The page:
And I don’t know who laughed the loudest, the people at the Veterans Administration or my grandfather. But somehow we were able to work it out and I became an assistant U.S. attorney. And I got married to the most wonderful, understanding woman in the world – she had finished college while I was in high school.

Donald Manzullo: Well Charlie, I want to thank you for spending the day with us, for talking about old times.

Charlie Rangel: Well let me thank you Don. Like I said, Korea is a small country geographically, but it’s a country with a big, big heart in terms of giving hope to so many people whose countries historically have lived in poverty and never gotten out of it.

Image from KEI’s reception honoring Korean War Veterans in Congress. You can view the video of the event here

 

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The Son of Refugees who Became President of the Republic of Korea Visits D.C.

By Seung Hwan Chung

On December 19 1950, the SS Meredith Victory, a 7,600-ton merchant marine vessel, was about to leave from the North Korean port city of Hungnam. Hundreds of thousands of refugees flocked to the pier at Hungnam as the bombing of the Chinese army came closer. Leonard Larue, a U.S. Navy captain, made the decision to abandon almost all of the arms and military supplies from the ship and took on 14,000 evacuees in an operation code-named “Christmas Cargo.”

The parents of Moon Jae-in and his older sister were among the 14,000 refugees who fled aboard the Meredith Victory, arriving on Geoje Island in Gyeongsang Province on Christmas Eve. Moon Jae-in was born two years later on Geoje Island in January 1953. Thus, the son of a refugee from Hungnam became the 19th President of the Republic of Korea thanks to this successful rescue operation called the Hungnam Evacuation, which is credited by the Guinness Book of World Records as the largest transportation of evacuees in history.

In the lead-up to the evacuation, the 3rd U.S. Division was advancing northward from Wonsan to assist UN and South Korean forces trapped near the Chosin Reservoir. After losing Wonsan, the 10th U.S. Army Corps and the 1st Korean Army Corps had to withdraw to the sea as their retreat path was blocked, leading them to the port city of Hungnam. The first unit that withdrew from Hungnam was the 3rd Korean Division, followed by the 1st U.S. Marine Division.

According to the Korean Ministry of Patriots & Veterans Affairs, the Battle of the Chosin Reservoir is recorded as among the most brutal battles in the history of the U.S. Marine Corps. During the Battle, 15,000 U.S. marines fought through 120,000 Chinese soldiers in the extreme winter cold of -22 to -40 degrees Fahrenheit. As a result, 4,500 U.S. marines died and 7,500 were wounded.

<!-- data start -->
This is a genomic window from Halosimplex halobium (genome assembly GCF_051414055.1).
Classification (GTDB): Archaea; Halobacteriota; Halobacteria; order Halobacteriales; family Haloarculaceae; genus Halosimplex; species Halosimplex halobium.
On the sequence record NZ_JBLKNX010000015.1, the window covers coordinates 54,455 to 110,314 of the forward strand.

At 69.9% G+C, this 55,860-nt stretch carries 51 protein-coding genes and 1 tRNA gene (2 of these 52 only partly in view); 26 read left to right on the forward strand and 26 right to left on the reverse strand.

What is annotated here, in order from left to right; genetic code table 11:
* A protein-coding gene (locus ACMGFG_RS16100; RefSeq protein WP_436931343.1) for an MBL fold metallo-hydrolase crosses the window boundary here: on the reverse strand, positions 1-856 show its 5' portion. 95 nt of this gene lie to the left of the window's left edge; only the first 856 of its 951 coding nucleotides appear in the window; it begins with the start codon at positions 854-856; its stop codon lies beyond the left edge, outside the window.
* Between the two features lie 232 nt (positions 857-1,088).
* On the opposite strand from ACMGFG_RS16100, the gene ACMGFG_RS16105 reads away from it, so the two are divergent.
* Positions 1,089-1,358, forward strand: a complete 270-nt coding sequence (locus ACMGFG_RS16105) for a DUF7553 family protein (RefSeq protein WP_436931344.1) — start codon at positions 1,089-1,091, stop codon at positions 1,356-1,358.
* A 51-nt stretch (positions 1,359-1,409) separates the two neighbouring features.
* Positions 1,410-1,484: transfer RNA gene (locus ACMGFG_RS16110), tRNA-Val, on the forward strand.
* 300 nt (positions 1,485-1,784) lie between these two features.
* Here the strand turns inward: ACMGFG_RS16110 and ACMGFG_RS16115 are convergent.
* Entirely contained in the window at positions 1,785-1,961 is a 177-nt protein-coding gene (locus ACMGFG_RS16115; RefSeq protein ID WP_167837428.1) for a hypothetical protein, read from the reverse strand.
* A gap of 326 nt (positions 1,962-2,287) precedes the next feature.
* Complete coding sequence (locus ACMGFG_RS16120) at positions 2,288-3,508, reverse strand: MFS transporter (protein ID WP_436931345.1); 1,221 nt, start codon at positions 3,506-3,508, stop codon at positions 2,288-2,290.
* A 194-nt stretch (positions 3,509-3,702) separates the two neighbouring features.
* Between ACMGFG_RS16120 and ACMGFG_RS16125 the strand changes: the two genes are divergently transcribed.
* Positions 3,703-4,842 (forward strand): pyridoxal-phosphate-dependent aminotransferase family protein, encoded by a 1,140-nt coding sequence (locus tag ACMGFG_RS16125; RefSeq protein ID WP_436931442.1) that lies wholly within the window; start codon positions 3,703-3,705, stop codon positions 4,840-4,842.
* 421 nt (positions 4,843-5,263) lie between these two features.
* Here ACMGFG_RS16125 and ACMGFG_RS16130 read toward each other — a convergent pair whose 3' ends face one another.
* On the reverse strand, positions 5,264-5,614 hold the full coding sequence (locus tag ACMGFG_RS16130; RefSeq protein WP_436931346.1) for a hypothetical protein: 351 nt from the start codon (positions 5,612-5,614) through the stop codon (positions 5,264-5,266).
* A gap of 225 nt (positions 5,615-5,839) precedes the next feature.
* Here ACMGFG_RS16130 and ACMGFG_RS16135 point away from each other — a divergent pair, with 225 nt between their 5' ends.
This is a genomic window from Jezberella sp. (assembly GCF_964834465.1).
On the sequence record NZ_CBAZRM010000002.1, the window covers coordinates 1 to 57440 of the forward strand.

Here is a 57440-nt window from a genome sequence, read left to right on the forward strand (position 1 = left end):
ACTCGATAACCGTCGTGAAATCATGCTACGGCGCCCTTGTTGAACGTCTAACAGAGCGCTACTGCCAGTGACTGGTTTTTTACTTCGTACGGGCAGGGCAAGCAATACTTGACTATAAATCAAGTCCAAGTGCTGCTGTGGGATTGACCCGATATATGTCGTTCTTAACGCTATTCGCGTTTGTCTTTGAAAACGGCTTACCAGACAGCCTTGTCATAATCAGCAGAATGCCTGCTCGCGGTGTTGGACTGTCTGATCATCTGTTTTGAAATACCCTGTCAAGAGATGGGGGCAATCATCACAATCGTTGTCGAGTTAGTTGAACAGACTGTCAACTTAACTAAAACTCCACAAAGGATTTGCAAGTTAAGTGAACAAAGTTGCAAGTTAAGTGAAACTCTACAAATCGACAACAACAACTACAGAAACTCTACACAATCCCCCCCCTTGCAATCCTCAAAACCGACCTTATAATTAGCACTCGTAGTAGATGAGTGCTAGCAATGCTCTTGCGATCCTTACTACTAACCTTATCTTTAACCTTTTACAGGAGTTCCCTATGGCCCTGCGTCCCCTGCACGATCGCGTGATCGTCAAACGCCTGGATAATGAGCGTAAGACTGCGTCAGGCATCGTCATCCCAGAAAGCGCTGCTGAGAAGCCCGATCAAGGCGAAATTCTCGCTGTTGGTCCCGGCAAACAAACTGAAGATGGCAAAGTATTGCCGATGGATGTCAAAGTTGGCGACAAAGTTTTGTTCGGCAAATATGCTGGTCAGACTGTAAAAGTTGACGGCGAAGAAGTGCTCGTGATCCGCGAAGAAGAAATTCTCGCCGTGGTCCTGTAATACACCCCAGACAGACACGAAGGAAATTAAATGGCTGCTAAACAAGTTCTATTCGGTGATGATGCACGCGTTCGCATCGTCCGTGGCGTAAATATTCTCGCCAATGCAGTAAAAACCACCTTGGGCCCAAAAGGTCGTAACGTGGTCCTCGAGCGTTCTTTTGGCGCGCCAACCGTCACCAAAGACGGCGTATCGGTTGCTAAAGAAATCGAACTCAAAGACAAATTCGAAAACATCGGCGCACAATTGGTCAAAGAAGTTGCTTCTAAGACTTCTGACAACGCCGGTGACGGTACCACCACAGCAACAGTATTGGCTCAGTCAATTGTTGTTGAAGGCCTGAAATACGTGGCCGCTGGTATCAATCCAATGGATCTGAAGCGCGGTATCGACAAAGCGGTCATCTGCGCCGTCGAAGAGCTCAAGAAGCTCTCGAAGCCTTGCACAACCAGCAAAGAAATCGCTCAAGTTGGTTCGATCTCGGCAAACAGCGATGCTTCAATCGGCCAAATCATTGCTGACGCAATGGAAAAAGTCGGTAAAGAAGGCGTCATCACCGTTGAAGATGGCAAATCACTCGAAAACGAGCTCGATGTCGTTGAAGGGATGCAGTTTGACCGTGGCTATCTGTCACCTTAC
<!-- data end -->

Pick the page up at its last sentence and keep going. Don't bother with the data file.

President Moon Jae-in remarked on his family’s story at a reception for Korean War Veterans on  June 23, 2017, saying, “Today we are joined by the heroes of the Battle of Chosin Reservoir and the Hungnam Evacuation from North Korea. These two historic occasions became well known even to postwar generations in Korea who did not experience the war. The son of a refugee from Hungnam could become the President of the Republic of Korea and join you all today. I hope this fact helps make the Korean War veterans of the U.N. Forces feel a sense of delight and reward.”

President Moon Jae-in is scheduled to make a visit to Washington D.C. from June 28 to July 1 for his first summit meeting with U.S. President Donald Trump. As his first stop in the United States, he visited the new memorial for the Battle of the Chosin Reservoir at the National Museum of the Marine Corps in Quantico, Virginia on June 28. There, Mr. Moon laid a wreath before the memorial that commemorates the Korean War battle which enabled the evacuation of civilians.

The “Star of Koto-ri,” a symbol of the battle, is on the top of the monument. U.S. Marines started to wear the star to commemorate the bright stars they saw after a snowstorm before succeeding in the evacuation.

President Moon will also visit the Korean War Veterans Memorial in Washington D.C. along with Vice President Mike Pence, whose father was a Korean War veteran who was awarded a Bronze Star Medal for his service.

Additionally, Foreign Minister Kang Kyung-wha remarked on the Hungnam Evacuation during her visit to the U.S. 2nd infantry division base in Gyeonggi Province, stating “President Moon will invite Korean War veterans who participated in the Hungnam Evacuation” to the White House during the summit.